Cover: Consequences of Parenthood in Late Adolescence

Consequences of Parenthood in Late Adolescence

Findings from the National Longitudinal Study of High School Seniors

Published 1979

by Gus Haggstrom, Peter A. Morrison

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A study of the near-term consequences of parenthood in late adolescence based on the National Longitudinal Study of the High School Class of 1972, a panel study of over 22,000 seniors. Outcome measures analyzed include: expected educational attainment; self-esteem; locus of control; orientations toward work, family, and community; satisfaction with career progress; number of children expected; homemaker aspirations; and welfare dependency. The effects of early marriage and parenthood are assessed by comparing outcome measures over time and across categories of respondents classified according to when they initially entered the parenthood role as well as when they first became married.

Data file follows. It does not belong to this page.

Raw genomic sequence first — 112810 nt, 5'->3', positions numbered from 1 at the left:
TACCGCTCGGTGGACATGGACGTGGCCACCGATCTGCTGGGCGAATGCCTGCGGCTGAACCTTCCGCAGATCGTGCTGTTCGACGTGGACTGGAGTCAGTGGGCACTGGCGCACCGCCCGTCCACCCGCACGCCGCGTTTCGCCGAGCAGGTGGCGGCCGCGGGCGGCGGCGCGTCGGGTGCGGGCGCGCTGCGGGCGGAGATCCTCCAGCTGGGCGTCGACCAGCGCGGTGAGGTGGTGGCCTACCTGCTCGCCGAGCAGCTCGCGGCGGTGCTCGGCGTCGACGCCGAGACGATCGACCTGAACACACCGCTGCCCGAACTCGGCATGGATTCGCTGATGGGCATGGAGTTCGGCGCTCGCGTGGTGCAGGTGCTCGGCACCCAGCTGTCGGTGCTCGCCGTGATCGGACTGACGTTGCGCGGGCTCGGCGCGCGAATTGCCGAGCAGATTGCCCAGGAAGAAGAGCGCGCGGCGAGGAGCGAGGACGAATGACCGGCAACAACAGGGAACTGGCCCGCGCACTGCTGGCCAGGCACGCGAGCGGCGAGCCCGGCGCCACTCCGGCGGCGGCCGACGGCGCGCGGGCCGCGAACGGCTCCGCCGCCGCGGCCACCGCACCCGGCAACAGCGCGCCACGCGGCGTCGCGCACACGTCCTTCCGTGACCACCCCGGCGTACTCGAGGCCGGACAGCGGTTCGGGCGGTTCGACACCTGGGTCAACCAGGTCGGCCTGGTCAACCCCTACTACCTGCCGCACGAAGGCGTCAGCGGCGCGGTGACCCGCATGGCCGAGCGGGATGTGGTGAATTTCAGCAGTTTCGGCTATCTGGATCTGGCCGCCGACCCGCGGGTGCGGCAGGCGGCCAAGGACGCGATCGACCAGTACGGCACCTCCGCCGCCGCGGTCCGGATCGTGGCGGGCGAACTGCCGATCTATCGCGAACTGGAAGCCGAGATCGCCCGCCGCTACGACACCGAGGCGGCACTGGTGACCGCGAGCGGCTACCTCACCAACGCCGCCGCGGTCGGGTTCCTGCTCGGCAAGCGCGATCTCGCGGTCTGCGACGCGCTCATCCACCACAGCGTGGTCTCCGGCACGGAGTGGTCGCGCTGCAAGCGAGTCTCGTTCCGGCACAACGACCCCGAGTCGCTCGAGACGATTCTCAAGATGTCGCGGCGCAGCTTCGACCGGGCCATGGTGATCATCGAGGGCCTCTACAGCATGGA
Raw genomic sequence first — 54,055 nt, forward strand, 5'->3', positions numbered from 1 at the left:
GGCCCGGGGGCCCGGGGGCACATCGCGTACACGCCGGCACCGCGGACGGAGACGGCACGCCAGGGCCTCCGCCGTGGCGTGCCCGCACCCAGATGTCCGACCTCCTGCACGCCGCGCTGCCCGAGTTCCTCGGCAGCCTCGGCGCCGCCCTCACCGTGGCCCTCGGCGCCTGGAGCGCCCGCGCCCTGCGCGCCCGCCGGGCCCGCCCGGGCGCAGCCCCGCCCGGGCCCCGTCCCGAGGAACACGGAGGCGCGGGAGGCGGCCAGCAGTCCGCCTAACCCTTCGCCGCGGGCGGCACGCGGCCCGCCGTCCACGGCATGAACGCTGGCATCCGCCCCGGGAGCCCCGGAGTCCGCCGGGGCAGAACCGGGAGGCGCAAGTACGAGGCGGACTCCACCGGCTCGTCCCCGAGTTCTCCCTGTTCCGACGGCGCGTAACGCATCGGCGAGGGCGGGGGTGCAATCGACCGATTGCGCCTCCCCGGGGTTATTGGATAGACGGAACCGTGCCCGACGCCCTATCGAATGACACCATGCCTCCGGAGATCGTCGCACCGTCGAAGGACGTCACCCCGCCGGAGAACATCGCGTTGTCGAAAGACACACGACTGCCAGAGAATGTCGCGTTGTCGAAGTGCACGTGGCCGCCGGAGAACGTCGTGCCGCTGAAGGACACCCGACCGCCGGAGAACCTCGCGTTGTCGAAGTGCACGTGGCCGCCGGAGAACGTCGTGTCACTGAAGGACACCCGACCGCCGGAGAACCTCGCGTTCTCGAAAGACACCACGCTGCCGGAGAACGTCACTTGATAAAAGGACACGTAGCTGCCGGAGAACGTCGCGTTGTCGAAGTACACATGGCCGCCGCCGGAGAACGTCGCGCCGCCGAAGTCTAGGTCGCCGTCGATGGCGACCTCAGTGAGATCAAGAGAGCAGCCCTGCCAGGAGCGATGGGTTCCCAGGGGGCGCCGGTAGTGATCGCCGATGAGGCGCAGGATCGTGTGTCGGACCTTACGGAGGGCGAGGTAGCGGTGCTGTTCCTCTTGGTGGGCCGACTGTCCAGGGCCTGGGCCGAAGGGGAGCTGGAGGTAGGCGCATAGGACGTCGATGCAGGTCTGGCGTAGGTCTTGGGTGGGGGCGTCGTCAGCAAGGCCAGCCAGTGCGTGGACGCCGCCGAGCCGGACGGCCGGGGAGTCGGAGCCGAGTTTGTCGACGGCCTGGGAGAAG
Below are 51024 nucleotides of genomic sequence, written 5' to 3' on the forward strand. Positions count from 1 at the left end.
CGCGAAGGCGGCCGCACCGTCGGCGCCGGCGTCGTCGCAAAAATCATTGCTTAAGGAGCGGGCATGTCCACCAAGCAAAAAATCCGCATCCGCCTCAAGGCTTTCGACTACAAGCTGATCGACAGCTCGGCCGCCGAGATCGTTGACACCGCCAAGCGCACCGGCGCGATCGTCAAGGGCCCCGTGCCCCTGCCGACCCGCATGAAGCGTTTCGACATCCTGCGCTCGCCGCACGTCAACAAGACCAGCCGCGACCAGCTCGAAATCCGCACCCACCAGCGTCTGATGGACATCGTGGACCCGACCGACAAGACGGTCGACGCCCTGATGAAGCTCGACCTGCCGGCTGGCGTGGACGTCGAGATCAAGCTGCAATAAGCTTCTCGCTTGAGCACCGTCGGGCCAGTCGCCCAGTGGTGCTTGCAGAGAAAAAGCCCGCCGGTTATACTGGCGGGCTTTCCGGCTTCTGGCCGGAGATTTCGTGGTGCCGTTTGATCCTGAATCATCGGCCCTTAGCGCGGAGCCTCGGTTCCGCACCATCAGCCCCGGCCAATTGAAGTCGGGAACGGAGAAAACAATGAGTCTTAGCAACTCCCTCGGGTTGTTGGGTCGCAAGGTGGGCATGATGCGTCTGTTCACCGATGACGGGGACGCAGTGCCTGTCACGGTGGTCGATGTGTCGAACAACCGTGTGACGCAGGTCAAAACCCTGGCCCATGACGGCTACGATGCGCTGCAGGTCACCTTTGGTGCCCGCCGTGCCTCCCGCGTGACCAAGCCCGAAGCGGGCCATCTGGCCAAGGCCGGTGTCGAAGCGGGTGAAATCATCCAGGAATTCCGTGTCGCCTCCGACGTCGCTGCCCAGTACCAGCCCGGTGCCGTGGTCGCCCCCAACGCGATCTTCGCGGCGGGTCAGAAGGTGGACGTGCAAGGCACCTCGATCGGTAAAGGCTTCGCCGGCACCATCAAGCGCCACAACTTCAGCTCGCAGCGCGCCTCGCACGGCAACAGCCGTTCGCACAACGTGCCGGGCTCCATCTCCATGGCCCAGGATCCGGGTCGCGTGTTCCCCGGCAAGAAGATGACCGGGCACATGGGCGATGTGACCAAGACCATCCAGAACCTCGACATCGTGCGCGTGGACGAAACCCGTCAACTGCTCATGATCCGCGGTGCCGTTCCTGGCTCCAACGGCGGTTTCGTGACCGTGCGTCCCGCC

This report is part of the RAND note series. The note was a product of RAND from 1979 to 1993 that reported other outputs of sponsored research for general distribution.

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